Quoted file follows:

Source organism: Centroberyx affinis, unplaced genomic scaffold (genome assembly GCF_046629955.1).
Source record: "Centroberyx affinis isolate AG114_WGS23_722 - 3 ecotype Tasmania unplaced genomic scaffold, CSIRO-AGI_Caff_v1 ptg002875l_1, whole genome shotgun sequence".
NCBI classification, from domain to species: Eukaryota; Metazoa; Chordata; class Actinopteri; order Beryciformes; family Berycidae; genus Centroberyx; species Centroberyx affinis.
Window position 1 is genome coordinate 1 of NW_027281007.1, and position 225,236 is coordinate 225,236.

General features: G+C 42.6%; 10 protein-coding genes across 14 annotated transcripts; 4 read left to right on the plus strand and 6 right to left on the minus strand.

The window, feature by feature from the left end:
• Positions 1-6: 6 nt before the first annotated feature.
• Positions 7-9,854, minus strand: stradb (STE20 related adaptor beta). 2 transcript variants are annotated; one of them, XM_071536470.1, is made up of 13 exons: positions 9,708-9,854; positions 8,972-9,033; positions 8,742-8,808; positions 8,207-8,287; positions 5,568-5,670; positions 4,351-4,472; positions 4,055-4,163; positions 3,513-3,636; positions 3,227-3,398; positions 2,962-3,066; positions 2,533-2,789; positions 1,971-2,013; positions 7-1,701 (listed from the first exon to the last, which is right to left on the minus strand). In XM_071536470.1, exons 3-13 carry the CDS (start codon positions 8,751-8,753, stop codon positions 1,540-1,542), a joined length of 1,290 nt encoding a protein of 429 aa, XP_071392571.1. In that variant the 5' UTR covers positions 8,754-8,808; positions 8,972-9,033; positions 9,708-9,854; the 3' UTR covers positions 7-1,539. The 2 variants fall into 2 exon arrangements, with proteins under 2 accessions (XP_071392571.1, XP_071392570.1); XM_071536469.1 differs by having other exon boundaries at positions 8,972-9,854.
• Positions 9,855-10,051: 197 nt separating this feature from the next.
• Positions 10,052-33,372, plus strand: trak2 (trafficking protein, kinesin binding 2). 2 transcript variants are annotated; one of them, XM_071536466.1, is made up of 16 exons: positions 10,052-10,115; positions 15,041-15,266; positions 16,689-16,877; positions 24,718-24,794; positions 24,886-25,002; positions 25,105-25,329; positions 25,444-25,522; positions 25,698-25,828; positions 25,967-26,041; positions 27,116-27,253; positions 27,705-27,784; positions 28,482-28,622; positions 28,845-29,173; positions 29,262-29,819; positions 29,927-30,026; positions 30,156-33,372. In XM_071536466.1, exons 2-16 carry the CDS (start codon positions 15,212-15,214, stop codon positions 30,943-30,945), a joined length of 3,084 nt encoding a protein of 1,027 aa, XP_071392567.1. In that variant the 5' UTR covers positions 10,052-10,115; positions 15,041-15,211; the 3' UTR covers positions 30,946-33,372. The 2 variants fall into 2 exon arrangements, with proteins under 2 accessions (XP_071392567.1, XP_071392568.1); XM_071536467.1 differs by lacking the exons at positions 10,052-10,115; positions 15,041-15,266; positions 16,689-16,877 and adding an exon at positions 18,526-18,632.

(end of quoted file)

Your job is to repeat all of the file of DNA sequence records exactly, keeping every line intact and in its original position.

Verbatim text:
Source organism: Centroberyx affinis, unplaced genomic scaffold (genome assembly GCF_046629955.1).
Source record: "Centroberyx affinis isolate AG114_WGS23_722 - 3 ecotype Tasmania unplaced genomic scaffold, CSIRO-AGI_Caff_v1 ptg002875l_1, whole genome shotgun sequence".
NCBI classification, from domain to species: Eukaryota; Metazoa; Chordata; class Actinopteri; order Beryciformes; family Berycidae; genus Centroberyx; species Centroberyx affinis.
Window position 1 is genome coordinate 1 of NW_027281007.1, and position 225,236 is coordinate 225,236.

General features: G+C 42.6%; 10 protein-coding genes across 14 annotated transcripts; 4 read left to right on the plus strand and 6 right to left on the minus strand.

The window, feature by feature from the left end:
• Positions 1-6: 6 nt before the first annotated feature.
• Positions 7-9,854, minus strand: stradb (STE20 related adaptor beta). 2 transcript variants are annotated; one of them, XM_071536470.1, is made up of 13 exons: positions 9,708-9,854; positions 8,972-9,033; positions 8,742-8,808; positions 8,207-8,287; positions 5,568-5,670; positions 4,351-4,472; positions 4,055-4,163; positions 3,513-3,636; positions 3,227-3,398; positions 2,962-3,066; positions 2,533-2,789; positions 1,971-2,013; positions 7-1,701 (listed from the first exon to the last, which is right to left on the minus strand). In XM_071536470.1, exons 3-13 carry the CDS (start codon positions 8,751-8,753, stop codon positions 1,540-1,542), a joined length of 1,290 nt encoding a protein of 429 aa, XP_071392571.1. In that variant the 5' UTR covers positions 8,754-8,808; positions 8,972-9,033; positions 9,708-9,854; the 3' UTR covers positions 7-1,539. The 2 variants fall into 2 exon arrangements, with proteins under 2 accessions (XP_071392571.1, XP_071392570.1); XM_071536469.1 differs by having other exon boundaries at positions 8,972-9,854.
• Positions 9,855-10,051: 197 nt separating this feature from the next.
• Positions 10,052-33,372, plus strand: trak2 (trafficking protein, kinesin binding 2). 2 transcript variants are annotated; one of them, XM_071536466.1, is made up of 16 exons: positions 10,052-10,115; positions 15,041-15,266; positions 16,689-16,877; positions 24,718-24,794; positions 24,886-25,002; positions 25,105-25,329; positions 25,444-25,522; positions 25,698-25,828; positions 25,967-26,041; positions 27,116-27,253; positions 27,705-27,784; positions 28,482-28,622; positions 28,845-29,173; positions 29,262-29,819; positions 29,927-30,026; positions 30,156-33,372. In XM_071536466.1, exons 2-16 carry the CDS (start codon positions 15,212-15,214, stop codon positions 30,943-30,945), a joined length of 3,084 nt encoding a protein of 1,027 aa, XP_071392567.1. In that variant the 5' UTR covers positions 10,052-10,115; positions 15,041-15,211; the 3' UTR covers positions 30,946-33,372. The 2 variants fall into 2 exon arrangements, with proteins under 2 accessions (XP_071392567.1, XP_071392568.1); XM_071536467.1 differs by lacking the exons at positions 10,052-10,115; positions 15,041-15,266; positions 16,689-16,877 and adding an exon at positions 18,526-18,632.